—  Gerald James Whitrow British mathematician 1912 - 2000

Let an observer B on the star estimate the distance and epoch of the nova outburst to be x<nowiki>'</nowiki> units of length and t<nowiki>'</nowiki> units of time, respectively. Then the Lorentz formulae, relating x<nowiki>'</nowiki> to t<nowiki>'</nowiki>, are<center><math>x' = \frac {x-vt}{\sqrt{1-\frac{v^2}{c^2}}} ; \qquad t' = \frac {t-\frac{vx}{c^2}}{\sqrt{1-\frac{v^2}{c^2}}}</math></center>
These formulae are... quite general, applying to any event in line with two uniformly moving observers. If we let c become infinite then the ratio of v to c tends to zero and the formulae become<center><math>x' = x - vt ; \qquad t' = t</math></center>.
The Structure of the Universe: An Introduction to Cosmology (1949)

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„Let us imagine that from any given point the system of shortest lines going out from it is constructed; the position of an arbitrary point may then be determined by the initial direction of the geodesic in which it lies, and by its distance measured along that line from the origin. It can therefore be expressed in terms of the ratios dx0 of the quantities dx in this geodesic, and of the length s of this line. …the square of the line-element is \sum (dx)^2 for infinitesimal values of the x, but the term of next order in it is equal to a homogeneous function of the second order… an infinitesimal, therefore, of the fourth order; so that we obtain a finite quantity on dividing this by the square of the infinitesimal triangle, whose vertices are (0,0,0,…), (x1, x2, x3,…), (dx1, dx2, dx3,…). This quantity retains the same value so long as… the two geodesics from 0 to x and from 0 to dx remain in the same surface-element; it depends therefore only on place and direction. It is obviously zero when the manifold represented is flat, i. e., when the squared line-element is reducible to \sum (dx)^2, and may therefore be regarded as the measure of the deviation of the manifoldness from flatness at the given point in the given surface-direction. Multiplied by -¾ it becomes equal to the quantity which Privy Councillor Gauss has called the total curvature of a surface. …The measure-relations of a manifoldness in which the line-element is the square root of a quadric differential may be expressed in a manner wholly independent of the choice of independent variables. A method entirely similar may for this purpose be applied also to the manifoldness in which the line-element has a less simple expression, e. g., the fourth root of a quartic differential. In this case the line-element, generally speaking, is no longer reducible to the form of the square root of a sum of squares, and therefore the deviation from flatness in the squared line-element is an infinitesimal of the second order, while in those manifoldnesses it was of the fourth order. This property of the last-named continua may thus be called flatness of the smallest parts. The most important property of these continua for our present purpose, for whose sake alone they are here investigated, is that the relations of the twofold ones may be geometrically represented by surfaces, and of the morefold ones may be reduced to those of the surfaces included in them…“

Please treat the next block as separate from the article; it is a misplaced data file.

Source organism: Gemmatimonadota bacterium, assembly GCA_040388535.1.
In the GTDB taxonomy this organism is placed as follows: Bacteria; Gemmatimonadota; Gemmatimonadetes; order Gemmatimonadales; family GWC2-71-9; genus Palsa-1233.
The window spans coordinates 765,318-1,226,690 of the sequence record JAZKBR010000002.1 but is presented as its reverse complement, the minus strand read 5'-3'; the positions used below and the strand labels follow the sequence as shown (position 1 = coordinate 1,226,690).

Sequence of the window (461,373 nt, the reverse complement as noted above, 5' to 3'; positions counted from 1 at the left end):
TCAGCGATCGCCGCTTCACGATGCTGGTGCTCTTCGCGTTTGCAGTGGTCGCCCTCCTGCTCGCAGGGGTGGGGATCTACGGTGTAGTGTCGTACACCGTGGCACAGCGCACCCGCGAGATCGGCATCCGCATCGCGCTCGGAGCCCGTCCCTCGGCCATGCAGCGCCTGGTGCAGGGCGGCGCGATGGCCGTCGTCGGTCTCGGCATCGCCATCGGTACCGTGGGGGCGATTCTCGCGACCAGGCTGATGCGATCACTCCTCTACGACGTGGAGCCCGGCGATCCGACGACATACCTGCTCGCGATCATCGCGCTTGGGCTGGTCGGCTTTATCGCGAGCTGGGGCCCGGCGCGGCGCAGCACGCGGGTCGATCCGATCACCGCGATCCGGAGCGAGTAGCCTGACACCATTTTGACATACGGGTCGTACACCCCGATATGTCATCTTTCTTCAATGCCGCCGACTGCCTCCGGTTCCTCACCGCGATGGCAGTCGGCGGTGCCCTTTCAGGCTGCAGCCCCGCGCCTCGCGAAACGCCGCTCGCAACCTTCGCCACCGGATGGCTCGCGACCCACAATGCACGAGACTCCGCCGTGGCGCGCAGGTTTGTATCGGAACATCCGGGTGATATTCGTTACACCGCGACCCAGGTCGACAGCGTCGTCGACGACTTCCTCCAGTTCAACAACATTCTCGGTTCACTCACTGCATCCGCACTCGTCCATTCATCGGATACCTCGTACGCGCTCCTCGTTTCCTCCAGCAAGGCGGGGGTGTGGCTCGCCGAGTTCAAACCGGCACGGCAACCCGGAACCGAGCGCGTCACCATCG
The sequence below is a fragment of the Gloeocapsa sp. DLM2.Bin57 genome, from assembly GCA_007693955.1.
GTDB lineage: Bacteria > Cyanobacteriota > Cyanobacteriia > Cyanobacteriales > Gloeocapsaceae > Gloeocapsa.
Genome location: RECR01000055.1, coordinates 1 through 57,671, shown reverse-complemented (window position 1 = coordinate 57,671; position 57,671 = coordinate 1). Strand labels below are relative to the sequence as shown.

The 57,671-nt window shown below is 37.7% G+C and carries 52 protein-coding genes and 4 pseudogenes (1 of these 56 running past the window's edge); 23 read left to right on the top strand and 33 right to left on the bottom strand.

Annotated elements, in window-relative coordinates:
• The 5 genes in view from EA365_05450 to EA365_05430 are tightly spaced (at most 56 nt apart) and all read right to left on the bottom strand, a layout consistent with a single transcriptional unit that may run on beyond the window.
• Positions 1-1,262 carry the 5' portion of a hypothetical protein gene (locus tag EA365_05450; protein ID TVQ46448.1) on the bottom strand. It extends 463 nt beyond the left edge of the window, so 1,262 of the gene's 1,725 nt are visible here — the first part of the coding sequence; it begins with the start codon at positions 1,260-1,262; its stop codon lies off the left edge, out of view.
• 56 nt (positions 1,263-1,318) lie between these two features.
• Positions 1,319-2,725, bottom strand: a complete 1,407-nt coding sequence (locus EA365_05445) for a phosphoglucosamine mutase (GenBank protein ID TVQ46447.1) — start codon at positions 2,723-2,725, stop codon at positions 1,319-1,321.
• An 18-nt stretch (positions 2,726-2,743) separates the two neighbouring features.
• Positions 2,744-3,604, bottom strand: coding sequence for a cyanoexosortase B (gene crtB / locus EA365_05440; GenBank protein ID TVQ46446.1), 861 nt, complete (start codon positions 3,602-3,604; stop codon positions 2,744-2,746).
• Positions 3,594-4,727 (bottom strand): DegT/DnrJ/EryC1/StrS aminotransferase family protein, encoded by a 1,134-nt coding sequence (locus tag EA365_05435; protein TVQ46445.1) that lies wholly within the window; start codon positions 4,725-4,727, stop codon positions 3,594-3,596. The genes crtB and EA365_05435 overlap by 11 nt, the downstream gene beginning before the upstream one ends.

—  Bernhard Riemann German mathematician 1826 - 1866

On the Hypotheses which lie at the Bases of Geometry (1873)